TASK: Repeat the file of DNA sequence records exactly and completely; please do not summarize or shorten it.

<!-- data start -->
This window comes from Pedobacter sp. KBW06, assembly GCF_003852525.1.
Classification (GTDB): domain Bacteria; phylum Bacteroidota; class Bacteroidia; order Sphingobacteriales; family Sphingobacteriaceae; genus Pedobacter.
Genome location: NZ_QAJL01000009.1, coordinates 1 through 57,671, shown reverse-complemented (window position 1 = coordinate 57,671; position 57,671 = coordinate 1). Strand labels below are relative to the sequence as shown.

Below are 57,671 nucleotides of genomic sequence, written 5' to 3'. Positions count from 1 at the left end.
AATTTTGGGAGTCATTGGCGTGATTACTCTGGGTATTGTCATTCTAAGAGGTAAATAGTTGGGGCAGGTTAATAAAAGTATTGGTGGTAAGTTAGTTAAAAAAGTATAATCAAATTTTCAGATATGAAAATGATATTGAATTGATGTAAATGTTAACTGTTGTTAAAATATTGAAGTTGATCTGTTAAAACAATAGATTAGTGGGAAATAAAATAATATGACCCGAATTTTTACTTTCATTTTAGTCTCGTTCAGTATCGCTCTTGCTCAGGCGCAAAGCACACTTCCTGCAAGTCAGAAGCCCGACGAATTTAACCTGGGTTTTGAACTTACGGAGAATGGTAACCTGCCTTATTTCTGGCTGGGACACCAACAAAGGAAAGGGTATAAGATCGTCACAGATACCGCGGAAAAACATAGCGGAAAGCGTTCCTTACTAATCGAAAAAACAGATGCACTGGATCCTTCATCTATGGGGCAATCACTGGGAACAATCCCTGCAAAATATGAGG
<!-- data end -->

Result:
This window comes from Pedobacter sp. KBW06, assembly GCF_003852525.1.
Classification (GTDB): domain Bacteria; phylum Bacteroidota; class Bacteroidia; order Sphingobacteriales; family Sphingobacteriaceae; genus Pedobacter.
Genome location: NZ_QAJL01000009.1, coordinates 1 through 57,671, shown reverse-complemented (window position 1 = coordinate 57,671; position 57,671 = coordinate 1). Strand labels below are relative to the sequence as shown.

Below are 57,671 nucleotides of genomic sequence, written 5' to 3'. Positions count from 1 at the left end.
AATTTTGGGAGTCATTGGCGTGATTACTCTGGGTATTGTCATTCTAAGAGGTAAATAGTTGGGGCAGGTTAATAAAAGTATTGGTGGTAAGTTAGTTAAAAAAGTATAATCAAATTTTCAGATATGAAAATGATATTGAATTGATGTAAATGTTAACTGTTGTTAAAATATTGAAGTTGATCTGTTAAAACAATAGATTAGTGGGAAATAAAATAATATGACCCGAATTTTTACTTTCATTTTAGTCTCGTTCAGTATCGCTCTTGCTCAGGCGCAAAGCACACTTCCTGCAAGTCAGAAGCCCGACGAATTTAACCTGGGTTTTGAACTTACGGAGAATGGTAACCTGCCTTATTTCTGGCTGGGACACCAACAAAGGAAAGGGTATAAGATCGTCACAGATACCGCGGAAAAACATAGCGGAAAGCGTTCCTTACTAATCGAAAAAACAGATGCACTGGATCCTTCATCTATGGGGCAATCACTGGGAACAATCCCTGCAAAATATGAGG